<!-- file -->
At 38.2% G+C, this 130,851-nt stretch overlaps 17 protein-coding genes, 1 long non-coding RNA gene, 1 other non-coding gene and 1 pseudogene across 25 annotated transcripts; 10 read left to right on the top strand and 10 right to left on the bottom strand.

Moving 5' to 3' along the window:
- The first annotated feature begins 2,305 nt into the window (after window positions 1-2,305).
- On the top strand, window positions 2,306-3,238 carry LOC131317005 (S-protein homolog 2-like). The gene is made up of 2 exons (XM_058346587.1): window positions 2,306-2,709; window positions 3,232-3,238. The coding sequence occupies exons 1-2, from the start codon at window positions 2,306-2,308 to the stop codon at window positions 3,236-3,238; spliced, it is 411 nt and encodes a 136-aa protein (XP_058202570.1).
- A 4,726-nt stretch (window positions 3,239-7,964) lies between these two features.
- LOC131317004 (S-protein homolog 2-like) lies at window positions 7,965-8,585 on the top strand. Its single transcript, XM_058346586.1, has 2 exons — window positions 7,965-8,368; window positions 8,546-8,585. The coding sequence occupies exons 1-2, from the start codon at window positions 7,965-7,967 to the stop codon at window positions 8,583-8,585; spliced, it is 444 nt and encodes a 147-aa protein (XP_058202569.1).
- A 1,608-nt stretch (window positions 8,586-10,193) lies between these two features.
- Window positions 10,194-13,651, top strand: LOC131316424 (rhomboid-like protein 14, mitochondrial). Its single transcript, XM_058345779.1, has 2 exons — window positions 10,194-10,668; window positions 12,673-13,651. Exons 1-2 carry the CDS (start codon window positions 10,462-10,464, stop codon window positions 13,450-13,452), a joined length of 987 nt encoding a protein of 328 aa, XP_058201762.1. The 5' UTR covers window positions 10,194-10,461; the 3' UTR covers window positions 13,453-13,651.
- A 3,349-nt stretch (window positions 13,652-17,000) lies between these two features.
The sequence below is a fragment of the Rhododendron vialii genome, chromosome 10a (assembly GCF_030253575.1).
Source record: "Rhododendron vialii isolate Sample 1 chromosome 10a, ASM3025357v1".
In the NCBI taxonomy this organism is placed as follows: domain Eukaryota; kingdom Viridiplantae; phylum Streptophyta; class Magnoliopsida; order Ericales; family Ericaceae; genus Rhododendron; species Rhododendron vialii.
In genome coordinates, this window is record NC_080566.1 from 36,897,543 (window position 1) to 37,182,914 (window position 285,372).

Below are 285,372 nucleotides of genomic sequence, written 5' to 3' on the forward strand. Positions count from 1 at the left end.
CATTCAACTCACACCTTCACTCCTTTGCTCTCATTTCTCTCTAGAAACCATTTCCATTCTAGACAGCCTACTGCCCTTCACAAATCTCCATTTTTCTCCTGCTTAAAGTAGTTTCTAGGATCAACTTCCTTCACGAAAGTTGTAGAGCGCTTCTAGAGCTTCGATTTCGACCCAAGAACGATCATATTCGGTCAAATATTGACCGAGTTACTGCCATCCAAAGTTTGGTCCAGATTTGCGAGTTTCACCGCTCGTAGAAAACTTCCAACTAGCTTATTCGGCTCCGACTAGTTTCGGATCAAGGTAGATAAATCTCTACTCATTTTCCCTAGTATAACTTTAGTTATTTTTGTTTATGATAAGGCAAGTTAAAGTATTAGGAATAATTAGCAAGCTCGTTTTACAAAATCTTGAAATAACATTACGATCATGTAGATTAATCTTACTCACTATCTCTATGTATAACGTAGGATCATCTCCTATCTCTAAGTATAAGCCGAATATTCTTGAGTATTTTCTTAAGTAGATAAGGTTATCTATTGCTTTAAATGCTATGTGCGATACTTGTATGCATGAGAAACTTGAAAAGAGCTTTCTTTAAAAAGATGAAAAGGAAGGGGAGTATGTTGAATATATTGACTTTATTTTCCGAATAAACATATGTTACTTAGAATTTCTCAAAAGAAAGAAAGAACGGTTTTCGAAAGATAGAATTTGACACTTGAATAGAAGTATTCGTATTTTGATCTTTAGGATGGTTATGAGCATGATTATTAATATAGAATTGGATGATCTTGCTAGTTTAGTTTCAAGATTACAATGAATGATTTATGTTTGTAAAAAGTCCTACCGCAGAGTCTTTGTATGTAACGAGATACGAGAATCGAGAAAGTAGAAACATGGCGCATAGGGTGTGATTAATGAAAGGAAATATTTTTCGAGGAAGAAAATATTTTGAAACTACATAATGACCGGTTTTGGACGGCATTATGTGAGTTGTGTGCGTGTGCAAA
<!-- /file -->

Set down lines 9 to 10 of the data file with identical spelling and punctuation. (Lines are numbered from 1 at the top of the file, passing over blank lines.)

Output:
- A 3,349-nt stretch (window positions 13,652-17,000) lies between these two features.
The sequence below is a fragment of the Rhododendron vialii genome, chromosome 10a (assembly GCF_030253575.1).